Yesterday I wrote about what continuous integration means in its purest form. Today I want to share one or two ideas on how that might be good for you.
If you do not work on a (feature) branch, you do not have to merge this branch into the master branch at some point. I don’t know how often you commit. I try to write really small commits (of the size that I change one typo in one comment and commit that already). If you work only on one branch, together with all the other developers, you have to keep your commits small. You have to commit frequently. Otherwise your work might get lost (the same way it could get lost on a branch that receives no commits).
If all developers commit all the time small amounts of work on the same branch, you will not have big merge conflicts. It will not happen, that people work on a big feature for weeks and nobody looks at the code. It will not happen that a refactoring is a big, weeks-long project that breaks everything for everyone because of merge conflicts.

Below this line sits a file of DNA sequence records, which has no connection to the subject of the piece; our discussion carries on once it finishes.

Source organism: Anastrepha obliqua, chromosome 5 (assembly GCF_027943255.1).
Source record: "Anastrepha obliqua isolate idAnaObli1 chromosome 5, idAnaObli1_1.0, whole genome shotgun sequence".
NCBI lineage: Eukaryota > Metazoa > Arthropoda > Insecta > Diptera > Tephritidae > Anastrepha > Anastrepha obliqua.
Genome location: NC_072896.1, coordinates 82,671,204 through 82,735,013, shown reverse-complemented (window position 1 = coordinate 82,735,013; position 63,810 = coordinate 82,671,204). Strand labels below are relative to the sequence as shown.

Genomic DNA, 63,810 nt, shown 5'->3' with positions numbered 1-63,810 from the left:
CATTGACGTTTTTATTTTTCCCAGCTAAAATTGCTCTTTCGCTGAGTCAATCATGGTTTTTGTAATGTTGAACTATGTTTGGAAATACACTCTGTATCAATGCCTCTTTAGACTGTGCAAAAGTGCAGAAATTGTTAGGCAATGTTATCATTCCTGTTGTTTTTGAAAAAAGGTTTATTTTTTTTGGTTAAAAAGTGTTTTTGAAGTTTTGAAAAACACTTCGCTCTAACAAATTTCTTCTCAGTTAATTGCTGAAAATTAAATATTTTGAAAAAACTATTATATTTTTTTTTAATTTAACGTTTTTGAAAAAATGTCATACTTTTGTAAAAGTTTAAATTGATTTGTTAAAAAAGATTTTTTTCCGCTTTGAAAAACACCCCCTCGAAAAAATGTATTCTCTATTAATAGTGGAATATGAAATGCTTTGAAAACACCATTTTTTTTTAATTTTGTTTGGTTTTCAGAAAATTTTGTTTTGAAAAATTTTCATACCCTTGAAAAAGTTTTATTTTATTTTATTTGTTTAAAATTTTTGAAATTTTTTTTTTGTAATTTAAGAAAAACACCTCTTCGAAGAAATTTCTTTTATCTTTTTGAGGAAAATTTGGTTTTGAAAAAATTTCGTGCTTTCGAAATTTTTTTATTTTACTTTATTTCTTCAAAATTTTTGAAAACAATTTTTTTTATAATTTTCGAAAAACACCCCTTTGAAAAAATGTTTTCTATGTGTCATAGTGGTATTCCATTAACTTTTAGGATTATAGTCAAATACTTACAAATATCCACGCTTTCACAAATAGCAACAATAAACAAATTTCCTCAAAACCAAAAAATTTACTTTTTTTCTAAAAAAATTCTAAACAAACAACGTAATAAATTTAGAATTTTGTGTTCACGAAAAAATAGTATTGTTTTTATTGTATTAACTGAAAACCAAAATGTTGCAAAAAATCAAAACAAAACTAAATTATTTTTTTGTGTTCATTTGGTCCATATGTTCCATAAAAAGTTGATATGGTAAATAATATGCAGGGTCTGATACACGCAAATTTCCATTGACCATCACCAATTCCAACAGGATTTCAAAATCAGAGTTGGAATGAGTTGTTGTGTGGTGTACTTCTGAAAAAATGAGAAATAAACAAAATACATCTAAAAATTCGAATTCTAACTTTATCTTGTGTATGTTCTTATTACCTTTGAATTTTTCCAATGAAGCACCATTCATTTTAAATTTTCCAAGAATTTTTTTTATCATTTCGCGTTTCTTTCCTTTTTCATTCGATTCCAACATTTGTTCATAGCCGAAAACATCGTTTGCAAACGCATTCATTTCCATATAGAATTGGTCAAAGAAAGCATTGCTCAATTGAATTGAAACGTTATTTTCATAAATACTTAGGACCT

Everything is a lot smaller. Everything happens in tiny iterations.
Another benefit is the effect on your tests. These are two benefits, actually. The first one: Your test coverage is higher. You wouldn’t dare commit to master and possibly breaking the build for everyone without at least some tests, would you? This could reflect bad on you if you would.
The second thing: Your test suite will be faster than a test suite that was written for the branching model. If a team of developers relies on a test suite to see whether their work was successful — after every commit — this team wouldn’t accept a test suite that runs for more than 10 minutes.
Bonus, a third advantage: Your team would tend to favour pair programming. For the simple reason that you wouldn’t have pull/merge requests.
Next week we’ll look at some disadvantages of this workflow or at least at some things I think critically about.